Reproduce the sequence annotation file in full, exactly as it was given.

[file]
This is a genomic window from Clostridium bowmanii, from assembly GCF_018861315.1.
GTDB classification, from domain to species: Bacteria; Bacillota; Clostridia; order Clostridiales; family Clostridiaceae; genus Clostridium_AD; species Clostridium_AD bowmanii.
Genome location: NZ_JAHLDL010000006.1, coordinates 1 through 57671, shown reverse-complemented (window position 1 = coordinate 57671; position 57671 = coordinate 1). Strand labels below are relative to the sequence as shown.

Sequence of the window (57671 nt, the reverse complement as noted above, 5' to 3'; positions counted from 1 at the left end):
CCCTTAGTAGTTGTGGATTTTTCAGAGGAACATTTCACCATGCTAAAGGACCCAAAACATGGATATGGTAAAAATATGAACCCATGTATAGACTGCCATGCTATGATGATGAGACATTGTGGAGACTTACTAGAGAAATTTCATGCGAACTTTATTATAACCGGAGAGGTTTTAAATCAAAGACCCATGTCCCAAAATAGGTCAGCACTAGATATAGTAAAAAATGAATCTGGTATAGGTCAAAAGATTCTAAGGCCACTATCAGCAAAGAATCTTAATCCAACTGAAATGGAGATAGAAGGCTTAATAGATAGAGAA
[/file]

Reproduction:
This is a genomic window from Clostridium bowmanii, from assembly GCF_018861315.1.
GTDB classification, from domain to species: Bacteria; Bacillota; Clostridia; order Clostridiales; family Clostridiaceae; genus Clostridium_AD; species Clostridium_AD bowmanii.
Genome location: NZ_JAHLDL010000006.1, coordinates 1 through 57671, shown reverse-complemented (window position 1 = coordinate 57671; position 57671 = coordinate 1). Strand labels below are relative to the sequence as shown.

Sequence of the window (57671 nt, the reverse complement as noted above, 5' to 3'; positions counted from 1 at the left end):
CCCTTAGTAGTTGTGGATTTTTCAGAGGAACATTTCACCATGCTAAAGGACCCAAAACATGGATATGGTAAAAATATGAACCCATGTATAGACTGCCATGCTATGATGATGAGACATTGTGGAGACTTACTAGAGAAATTTCATGCGAACTTTATTATAACCGGAGAGGTTTTAAATCAAAGACCCATGTCCCAAAATAGGTCAGCACTAGATATAGTAAAAAATGAATCTGGTATAGGTCAAAAGATTCTAAGGCCACTATCAGCAAAGAATCTTAATCCAACTGAAATGGAGATAGAAGGCTTAATAGATAGAGAA